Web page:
Back to School: but don’t get schooled

Fact: over the past 100 years, September is the only month that exhibits negative returns on average for the stock market (think about that for a second).  Some call this the "September effect”.

One theory is that "investor inattention" during holidays slows the incorporation of news, specifically negative news.  We believe this is especially true during the lengthily summer holidays when most people are really "checked out" for a prolonged period of time.  Moreover, nobody wants news, led alone negative news, when they are trying to have a good time.  It’s just simple human psychology - we are trying to forget reality for a while in a very connected, instantaneous environment.  

As a result, studies have illustrated that markets react slower to negative news during school holidays.  Additionally, it has also been observed that short sale activities are constrained during holidays given the technical attention required.   It takes effort, costs more than being long (the borrow), and closing your eyes may be a recipe for disaster.  Of course there are exceptions - just ask Elon Musk.

After the Labor-Day long weekend we all need to check back in. Kids are back in school and we have to catch up on everything we ignored for the last two months. Be aware of your perceptions in the next couple weeks.  You are likely a little more cautious, suspicious, and alert to risks.

Now think of the market psychology as a whole. It makes sense that it behaves a little different. The question becomes what did we miss? How do we protect ourselves?

For more about the Auspice philosophy and portfolio benefits, please give us a call.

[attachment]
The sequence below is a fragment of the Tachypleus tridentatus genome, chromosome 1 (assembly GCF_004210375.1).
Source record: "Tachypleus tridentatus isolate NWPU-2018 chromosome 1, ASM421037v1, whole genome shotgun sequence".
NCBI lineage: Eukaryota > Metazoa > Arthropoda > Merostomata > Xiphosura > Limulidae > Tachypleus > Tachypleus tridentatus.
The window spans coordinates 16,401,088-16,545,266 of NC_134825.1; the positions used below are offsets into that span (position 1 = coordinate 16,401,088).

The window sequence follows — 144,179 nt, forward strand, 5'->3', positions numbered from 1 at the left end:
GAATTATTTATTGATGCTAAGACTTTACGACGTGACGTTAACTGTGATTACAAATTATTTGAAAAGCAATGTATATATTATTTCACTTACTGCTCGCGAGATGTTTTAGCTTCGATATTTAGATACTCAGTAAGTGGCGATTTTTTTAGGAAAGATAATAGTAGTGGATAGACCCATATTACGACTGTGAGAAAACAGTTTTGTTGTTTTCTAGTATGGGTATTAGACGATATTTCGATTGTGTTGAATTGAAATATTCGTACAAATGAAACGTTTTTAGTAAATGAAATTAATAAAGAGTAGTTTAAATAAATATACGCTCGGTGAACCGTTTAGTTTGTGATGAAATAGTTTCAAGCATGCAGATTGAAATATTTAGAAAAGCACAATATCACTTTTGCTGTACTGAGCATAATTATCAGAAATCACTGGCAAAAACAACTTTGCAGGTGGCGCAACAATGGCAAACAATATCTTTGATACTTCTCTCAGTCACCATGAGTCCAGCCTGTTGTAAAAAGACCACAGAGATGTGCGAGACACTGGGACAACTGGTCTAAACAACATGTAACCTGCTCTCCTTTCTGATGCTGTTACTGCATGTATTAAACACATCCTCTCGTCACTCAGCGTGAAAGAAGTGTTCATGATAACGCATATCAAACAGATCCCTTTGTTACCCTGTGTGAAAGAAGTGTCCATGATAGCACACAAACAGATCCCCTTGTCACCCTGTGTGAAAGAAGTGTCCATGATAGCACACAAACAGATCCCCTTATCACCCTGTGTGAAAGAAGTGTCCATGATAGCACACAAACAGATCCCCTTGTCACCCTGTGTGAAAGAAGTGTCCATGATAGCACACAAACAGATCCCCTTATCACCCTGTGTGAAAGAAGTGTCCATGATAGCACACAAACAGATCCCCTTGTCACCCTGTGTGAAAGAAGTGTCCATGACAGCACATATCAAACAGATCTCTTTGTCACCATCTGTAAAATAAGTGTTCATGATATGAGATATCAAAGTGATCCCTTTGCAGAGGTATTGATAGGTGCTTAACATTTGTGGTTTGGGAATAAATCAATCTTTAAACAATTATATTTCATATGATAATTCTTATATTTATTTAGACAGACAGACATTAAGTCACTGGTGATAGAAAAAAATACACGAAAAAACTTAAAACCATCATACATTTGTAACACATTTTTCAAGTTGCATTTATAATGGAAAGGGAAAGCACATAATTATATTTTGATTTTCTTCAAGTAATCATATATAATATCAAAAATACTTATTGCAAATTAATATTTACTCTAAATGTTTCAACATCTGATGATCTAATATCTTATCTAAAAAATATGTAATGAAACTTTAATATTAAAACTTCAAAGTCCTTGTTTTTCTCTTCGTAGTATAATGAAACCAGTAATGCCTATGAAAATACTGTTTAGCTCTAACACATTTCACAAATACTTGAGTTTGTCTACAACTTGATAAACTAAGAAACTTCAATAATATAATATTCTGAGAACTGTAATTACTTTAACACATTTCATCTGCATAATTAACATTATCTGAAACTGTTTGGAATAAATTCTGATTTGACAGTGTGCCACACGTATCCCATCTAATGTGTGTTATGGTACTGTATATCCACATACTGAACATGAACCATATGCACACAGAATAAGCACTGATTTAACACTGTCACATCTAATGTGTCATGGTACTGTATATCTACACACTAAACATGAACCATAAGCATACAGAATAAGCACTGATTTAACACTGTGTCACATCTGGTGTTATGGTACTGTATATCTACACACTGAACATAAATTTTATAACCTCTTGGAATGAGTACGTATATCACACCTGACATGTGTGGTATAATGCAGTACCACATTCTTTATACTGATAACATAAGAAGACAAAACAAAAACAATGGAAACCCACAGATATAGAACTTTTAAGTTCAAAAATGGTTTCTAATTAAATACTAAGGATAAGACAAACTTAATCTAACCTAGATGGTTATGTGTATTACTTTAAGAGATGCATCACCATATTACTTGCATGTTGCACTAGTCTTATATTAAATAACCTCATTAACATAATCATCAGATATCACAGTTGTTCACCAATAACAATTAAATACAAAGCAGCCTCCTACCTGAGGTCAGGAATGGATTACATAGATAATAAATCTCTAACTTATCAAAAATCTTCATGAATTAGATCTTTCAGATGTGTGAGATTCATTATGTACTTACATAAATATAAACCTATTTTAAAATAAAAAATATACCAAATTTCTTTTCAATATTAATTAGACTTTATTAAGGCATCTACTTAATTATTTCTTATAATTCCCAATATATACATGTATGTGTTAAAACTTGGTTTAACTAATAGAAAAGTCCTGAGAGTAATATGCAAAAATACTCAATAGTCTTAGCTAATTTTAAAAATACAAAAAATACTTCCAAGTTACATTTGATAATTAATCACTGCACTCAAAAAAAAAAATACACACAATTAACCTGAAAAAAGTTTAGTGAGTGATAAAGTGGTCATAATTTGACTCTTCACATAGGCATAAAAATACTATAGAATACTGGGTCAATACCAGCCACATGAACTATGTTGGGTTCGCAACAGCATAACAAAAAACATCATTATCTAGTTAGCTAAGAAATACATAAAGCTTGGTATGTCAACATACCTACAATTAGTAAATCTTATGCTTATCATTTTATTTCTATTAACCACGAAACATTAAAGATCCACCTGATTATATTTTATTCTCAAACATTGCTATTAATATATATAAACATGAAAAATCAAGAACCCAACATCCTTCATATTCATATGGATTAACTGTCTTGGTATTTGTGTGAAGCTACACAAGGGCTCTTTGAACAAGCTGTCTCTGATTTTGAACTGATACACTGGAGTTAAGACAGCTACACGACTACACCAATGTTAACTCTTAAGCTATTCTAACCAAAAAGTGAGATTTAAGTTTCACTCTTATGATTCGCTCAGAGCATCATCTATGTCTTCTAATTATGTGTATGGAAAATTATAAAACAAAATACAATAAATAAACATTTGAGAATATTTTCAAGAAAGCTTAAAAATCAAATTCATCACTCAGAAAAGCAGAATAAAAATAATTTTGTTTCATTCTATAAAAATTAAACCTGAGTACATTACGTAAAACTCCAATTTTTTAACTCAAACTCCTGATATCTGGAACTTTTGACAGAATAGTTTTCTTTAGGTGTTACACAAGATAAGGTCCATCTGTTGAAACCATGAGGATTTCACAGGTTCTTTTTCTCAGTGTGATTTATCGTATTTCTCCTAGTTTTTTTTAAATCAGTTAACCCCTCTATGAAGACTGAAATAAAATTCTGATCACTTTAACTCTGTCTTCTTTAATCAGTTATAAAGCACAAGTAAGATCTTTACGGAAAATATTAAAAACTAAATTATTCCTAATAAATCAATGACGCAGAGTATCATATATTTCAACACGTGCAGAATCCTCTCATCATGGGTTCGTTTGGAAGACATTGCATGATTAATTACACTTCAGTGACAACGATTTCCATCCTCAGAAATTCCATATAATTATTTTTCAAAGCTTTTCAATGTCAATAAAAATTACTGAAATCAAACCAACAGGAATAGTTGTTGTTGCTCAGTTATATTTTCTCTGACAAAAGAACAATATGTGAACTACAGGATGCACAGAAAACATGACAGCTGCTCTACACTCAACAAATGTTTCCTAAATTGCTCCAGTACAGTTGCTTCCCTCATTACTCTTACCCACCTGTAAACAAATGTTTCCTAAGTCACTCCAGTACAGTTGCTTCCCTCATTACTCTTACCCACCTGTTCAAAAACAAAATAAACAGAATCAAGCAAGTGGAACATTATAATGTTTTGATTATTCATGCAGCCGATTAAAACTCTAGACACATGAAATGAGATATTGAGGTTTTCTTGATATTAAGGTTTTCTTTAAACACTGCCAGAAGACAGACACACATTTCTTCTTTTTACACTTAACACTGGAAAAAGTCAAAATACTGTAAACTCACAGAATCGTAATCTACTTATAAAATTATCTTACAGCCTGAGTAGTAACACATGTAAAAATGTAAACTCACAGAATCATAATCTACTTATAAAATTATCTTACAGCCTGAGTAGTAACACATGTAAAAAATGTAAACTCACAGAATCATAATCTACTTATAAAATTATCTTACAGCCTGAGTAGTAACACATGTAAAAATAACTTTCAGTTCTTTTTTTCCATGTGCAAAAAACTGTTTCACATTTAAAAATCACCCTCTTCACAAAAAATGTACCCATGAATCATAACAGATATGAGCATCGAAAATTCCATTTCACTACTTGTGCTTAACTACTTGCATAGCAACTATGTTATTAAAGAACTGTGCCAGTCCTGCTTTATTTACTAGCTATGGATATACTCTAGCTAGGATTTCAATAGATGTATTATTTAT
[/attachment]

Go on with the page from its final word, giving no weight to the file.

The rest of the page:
Disclaimer

IMPORTANT DISCLAIMERS AND NOTES

Futures trading is speculative and is not suitable for all customers. Past results is not necessarily indicative of future results. This document is for information purposes only and should not be construed as an offer, recommendation or solicitation to conclude a transaction and should not be treated as giving investment advice. Auspice Capital Advisors Ltd. makes no representation or warranty relating to any information herein, which is derived from independent sources. No securities regulatory authority has expressed an opinion about the securities offered herein and it is an offence to claim otherwise.

QUALIFIED INVESTORS

For U.S. investors, any reference to the Auspice Diversified Strategy or Program, “ADP”, is only available to Qualified Eligible Persons “QEP’s” as defined by CFTC Regulation 4.7.

For Canadian investors, any reference to the Auspice Diversified Strategy or Program, “ADP”, is only available to “Accredited Investors” as defined by CSA NI 45-106.

Investing without emotion: It’s a process

Investing without emotion: It’s a process

We are hearing a lot of worried investors out there.  And for good reason...stock markets have been up for the better part of 9 years and interest rates are rising.   All of this while, after a brief hiccup in February, the market marches higher and volatility (VIX) is very (artificially) low again.

It is making people nervous and when people are nervous they are emotional.

Quite often, when we become emotional we make irrational decisions, especially when it comes to investments. Simply, emotions hurt investment decisions. Behavioral finance theories suggest that emotions and psychology cause us to behave in unpredictable and irrational ways. Why buy high when you know you should buy low? Because you panic. Your emotions and anxiety lead you to make poor decisions but the awareness of this will give you an edge.

How do you efficiently remove emotions from the decision making process? Rules-based, process-driven, scientific approaches. Process-driven investments remove emotions from investing as they don’t fight market trends, they follow them. These strategies are designed to act rationally through volatile times (like 2008) and hence have historically performed well at these times.  It should give investors confidence that in times of volatility and emotion that part of their portfolio is actually set-up specifically for that situation.  There are no guarantees, but rules-based strategies create processes that permit you to remove emotions from investing and benefit by sticking to the plan.